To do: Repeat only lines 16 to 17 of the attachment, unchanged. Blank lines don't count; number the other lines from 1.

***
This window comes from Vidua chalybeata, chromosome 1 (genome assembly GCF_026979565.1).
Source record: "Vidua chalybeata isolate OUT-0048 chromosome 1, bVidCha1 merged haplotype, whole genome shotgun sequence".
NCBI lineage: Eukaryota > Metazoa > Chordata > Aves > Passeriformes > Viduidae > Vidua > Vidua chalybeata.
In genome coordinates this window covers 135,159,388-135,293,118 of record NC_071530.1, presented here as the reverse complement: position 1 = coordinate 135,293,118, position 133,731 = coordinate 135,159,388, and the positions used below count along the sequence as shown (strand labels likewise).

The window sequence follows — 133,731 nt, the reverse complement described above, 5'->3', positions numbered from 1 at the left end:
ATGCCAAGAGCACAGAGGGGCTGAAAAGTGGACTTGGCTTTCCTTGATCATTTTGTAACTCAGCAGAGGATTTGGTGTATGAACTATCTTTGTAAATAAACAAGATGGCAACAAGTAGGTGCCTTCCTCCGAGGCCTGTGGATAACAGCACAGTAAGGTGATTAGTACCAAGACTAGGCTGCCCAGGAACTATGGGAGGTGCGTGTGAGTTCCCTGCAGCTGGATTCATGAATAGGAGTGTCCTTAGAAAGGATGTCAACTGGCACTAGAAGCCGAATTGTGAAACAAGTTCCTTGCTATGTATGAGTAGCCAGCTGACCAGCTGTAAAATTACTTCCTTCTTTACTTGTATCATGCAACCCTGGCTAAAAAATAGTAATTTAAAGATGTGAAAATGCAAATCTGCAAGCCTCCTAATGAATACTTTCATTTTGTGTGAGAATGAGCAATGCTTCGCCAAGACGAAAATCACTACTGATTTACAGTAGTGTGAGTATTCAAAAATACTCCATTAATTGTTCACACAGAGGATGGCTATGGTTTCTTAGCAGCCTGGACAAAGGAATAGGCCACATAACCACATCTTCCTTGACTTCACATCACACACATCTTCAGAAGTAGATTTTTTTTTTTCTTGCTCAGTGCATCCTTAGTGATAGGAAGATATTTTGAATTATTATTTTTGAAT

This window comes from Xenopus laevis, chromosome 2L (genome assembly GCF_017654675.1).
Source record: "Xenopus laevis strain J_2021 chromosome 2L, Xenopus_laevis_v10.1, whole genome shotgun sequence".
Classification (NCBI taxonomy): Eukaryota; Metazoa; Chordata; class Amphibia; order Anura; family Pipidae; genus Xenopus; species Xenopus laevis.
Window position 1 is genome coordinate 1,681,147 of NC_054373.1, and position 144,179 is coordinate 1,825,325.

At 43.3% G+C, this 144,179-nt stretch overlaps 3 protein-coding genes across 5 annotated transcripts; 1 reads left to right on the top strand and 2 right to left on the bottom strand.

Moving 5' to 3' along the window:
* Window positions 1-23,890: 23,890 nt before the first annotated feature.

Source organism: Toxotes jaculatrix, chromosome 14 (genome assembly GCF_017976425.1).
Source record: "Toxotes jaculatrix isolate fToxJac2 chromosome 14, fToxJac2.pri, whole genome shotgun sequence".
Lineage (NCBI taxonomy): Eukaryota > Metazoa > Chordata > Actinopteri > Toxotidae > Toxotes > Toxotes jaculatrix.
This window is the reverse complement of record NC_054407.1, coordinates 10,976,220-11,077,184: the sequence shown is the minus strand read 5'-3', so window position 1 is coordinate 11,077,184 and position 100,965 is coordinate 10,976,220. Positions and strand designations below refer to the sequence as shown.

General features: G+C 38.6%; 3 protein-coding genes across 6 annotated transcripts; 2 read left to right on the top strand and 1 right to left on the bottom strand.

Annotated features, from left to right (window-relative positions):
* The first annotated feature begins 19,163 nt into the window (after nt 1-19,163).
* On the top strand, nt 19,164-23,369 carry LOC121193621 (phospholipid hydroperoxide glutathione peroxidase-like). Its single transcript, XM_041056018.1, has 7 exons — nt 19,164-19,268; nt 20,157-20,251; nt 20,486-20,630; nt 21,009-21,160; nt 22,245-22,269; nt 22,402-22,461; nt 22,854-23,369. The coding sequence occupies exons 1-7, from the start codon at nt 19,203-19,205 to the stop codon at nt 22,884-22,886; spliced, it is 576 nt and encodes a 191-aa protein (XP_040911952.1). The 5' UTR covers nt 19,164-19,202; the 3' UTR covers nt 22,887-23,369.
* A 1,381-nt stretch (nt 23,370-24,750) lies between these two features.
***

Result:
Lineage (NCBI taxonomy): Eukaryota > Metazoa > Chordata > Actinopteri > Toxotidae > Toxotes > Toxotes jaculatrix.
This window is the reverse complement of record NC_054407.1, coordinates 10,976,220-11,077,184: the sequence shown is the minus strand read 5'-3', so window position 1 is coordinate 11,077,184 and position 100,965 is coordinate 10,976,220. Positions and strand designations below refer to the sequence as shown.